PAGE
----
Pregnancy remains the last frontier of medical science in my opinion. We not only have two people, we have two people intersecting, and it’s during a time that we can’t properly examine or study either of them.
But one of the few things we actually do know about pregnancy is the link between folate deficiency and neural tube development issues. In addition, scientists have recently explored how variations of the MTHFR gene may lead to the inability to process or “methylate” folic acid in its most common supplemental form. For those women (like me), it’s best to take supplements which have folic acid in its methylated form called L-methylfolate.
When I switched to a prenatal with methylated folate, it was like a whole new world. I didn’t get nauseous or dizzy or have a racing heart-rate. And I no longer had that wretched constipated feeling - which is the main reason why women mistakenly think they are gaining weight from their prenatal.
If you can’t get the MTHFR test, I would recommend taking a prenatal that has methylated folate in it just in case. This may be your ticket to a new world too, free from prenatal vitamin side-effects! Smarty Pants & Naturelo are both great brands, but I encourage you to keep trying until you find one that genuinely works for you. Don’t force yourself to suffer through it just because you bought it! I would also recommend buying them from a reputable store like Target or Walgreens, to avoid the potentially dangerous counterfeits on Amazon.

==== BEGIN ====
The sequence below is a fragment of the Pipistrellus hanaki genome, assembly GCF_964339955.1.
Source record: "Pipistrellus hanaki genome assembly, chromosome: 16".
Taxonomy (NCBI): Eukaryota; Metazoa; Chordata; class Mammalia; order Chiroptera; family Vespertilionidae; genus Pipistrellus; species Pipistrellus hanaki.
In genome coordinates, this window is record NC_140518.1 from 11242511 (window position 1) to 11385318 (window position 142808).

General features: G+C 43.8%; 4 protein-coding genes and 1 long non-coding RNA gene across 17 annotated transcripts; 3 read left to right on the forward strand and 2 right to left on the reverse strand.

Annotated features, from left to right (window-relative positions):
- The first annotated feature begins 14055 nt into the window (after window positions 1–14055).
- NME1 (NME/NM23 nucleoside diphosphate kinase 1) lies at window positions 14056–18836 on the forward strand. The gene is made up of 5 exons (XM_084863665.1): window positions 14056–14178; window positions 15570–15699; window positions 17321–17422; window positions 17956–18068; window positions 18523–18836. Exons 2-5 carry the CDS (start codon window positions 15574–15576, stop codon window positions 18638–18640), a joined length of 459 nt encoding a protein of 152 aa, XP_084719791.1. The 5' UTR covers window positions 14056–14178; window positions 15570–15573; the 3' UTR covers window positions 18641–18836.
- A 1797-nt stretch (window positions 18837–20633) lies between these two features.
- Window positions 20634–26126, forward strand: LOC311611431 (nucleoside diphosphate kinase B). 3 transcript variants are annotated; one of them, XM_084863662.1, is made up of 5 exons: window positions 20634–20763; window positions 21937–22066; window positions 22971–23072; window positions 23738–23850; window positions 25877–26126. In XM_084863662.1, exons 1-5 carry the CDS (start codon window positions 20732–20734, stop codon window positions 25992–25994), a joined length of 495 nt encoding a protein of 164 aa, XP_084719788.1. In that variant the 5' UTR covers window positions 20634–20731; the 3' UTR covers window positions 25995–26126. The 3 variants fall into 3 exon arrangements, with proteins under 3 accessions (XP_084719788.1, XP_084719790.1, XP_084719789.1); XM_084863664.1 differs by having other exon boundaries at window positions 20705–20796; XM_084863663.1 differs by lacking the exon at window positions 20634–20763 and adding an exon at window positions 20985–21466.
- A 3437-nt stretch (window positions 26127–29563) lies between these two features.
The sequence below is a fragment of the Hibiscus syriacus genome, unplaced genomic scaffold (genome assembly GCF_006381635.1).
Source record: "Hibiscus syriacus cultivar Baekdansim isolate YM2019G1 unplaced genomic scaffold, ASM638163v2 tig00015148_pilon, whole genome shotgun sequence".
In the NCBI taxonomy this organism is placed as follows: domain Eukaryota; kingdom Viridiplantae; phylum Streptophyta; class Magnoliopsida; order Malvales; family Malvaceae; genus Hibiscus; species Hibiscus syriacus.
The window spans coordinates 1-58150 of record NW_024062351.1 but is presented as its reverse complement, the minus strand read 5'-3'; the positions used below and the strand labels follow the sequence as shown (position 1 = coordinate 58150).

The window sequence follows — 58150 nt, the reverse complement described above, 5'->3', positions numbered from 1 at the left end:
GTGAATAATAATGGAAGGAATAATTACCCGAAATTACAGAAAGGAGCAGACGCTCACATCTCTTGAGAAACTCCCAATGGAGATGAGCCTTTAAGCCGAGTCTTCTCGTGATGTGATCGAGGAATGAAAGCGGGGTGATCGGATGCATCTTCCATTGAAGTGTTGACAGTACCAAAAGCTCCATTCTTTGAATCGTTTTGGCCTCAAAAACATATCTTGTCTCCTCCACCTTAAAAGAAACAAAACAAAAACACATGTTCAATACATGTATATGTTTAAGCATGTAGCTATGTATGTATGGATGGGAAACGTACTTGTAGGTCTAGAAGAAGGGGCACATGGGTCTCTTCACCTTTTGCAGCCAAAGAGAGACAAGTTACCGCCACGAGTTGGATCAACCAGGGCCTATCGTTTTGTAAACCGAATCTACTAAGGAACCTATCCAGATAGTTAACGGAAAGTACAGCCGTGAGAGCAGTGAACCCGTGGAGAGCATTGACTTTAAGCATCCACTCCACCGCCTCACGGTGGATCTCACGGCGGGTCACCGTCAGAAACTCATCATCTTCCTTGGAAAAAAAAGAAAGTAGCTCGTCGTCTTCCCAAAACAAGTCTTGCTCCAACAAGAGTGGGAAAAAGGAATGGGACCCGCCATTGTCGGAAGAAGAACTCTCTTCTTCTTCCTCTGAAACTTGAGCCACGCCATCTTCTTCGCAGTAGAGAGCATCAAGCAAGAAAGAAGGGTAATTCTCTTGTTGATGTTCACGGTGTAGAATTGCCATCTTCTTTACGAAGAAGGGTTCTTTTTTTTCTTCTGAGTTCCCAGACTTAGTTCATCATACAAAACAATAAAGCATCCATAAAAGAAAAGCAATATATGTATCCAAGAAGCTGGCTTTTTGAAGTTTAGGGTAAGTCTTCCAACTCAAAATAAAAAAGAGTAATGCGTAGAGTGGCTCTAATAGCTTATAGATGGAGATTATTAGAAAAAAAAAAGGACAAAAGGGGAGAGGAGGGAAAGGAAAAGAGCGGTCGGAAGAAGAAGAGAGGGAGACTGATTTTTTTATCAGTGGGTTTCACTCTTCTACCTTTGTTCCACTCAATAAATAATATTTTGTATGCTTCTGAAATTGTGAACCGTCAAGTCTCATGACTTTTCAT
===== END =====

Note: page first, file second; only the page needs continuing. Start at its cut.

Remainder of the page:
Lastly, don’t overdo it. While we know that not enough is definitely bad for the baby, too much may also be bad for the baby. (Oh great, one more thing we have to get perfect?!) Research from Johns Hopkins states that if a new mother has “more than four times the level of folate in her blood, the risk that her child will develop a condition on the autism spectrum doubles. Very high vitamin B12 levels in new moms are also potentially harmful, tripling the risk that her offspring will develop an autism spectrum disorder. If both levels are extremely high, the risk that a child develops the condition increases 17.6 times.”
And, on that discomfiting note I will sign off. Until we know more about the prenatal vitamin, take it easy - but take it.